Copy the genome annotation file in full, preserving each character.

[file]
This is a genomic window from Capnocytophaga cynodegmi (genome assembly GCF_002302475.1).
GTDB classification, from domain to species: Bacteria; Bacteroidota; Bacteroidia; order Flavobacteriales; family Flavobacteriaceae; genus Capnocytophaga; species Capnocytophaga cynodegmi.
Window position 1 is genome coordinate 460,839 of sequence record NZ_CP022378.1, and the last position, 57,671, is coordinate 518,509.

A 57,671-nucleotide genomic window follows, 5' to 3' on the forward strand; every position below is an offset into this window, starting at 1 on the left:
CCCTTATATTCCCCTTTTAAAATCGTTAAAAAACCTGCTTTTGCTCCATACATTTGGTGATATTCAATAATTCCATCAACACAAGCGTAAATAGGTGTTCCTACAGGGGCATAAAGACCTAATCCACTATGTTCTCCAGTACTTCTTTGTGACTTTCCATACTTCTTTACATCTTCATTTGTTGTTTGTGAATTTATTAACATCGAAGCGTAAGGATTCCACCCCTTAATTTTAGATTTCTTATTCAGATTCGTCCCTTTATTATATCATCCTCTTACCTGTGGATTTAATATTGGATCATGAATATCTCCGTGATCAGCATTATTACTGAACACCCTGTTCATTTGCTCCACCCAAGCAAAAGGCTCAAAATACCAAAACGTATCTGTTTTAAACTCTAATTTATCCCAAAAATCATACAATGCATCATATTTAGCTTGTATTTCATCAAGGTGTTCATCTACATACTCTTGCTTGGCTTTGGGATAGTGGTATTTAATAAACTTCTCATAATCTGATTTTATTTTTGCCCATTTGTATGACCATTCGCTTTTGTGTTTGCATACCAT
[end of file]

This is a genomic window from Capnocytophaga cynodegmi (genome assembly GCF_002302475.1).
GTDB classification, from domain to species: Bacteria; Bacteroidota; Bacteroidia; order Flavobacteriales; family Flavobacteriaceae; genus Capnocytophaga; species Capnocytophaga cynodegmi.
Window position 1 is genome coordinate 460,839 of sequence record NZ_CP022378.1, and the last position, 57,671, is coordinate 518,509.

A 57,671-nucleotide genomic window follows, 5' to 3' on the forward strand; every position below is an offset into this window, starting at 1 on the left:
CCCTTATATTCCCCTTTTAAAATCGTTAAAAAACCTGCTTTTGCTCCATACATTTGGTGATATTCAATAATTCCATCAACACAAGCGTAAATAGGTGTTCCTACAGGGGCATAAAGACCTAATCCACTATGTTCTCCAGTACTTCTTTGTGACTTTCCATACTTCTTTACATCTTCATTTGTTGTTTGTGAATTTATTAACATCGAAGCGTAAGGATTCCACCCCTTAATTTTAGATTTCTTATTCAGATTCGTCCCTTTATTATATCATCCTCTTACCTGTGGATTTAATATTGGATCATGAATATCTCCGTGATCAGCATTATTACTGAACACCCTGTTCATTTGCTCCACCCAAGCAAAAGGCTCAAAATACCAAAACGTATCTGTTTTAAACTCTAATTTATCCCAAAAATCATACAATGCATCATATTTAGCTTGTATTTCATCAAGGTGTTCATCTACATACTCTTGCTTGGCTTTGGGATAGTGGTATTTAATAAACTTCTCATAATCTGATTTTATTTTTGCCCATTTGTATGACCATTCGCTTTTGTGTTTGCATACCAT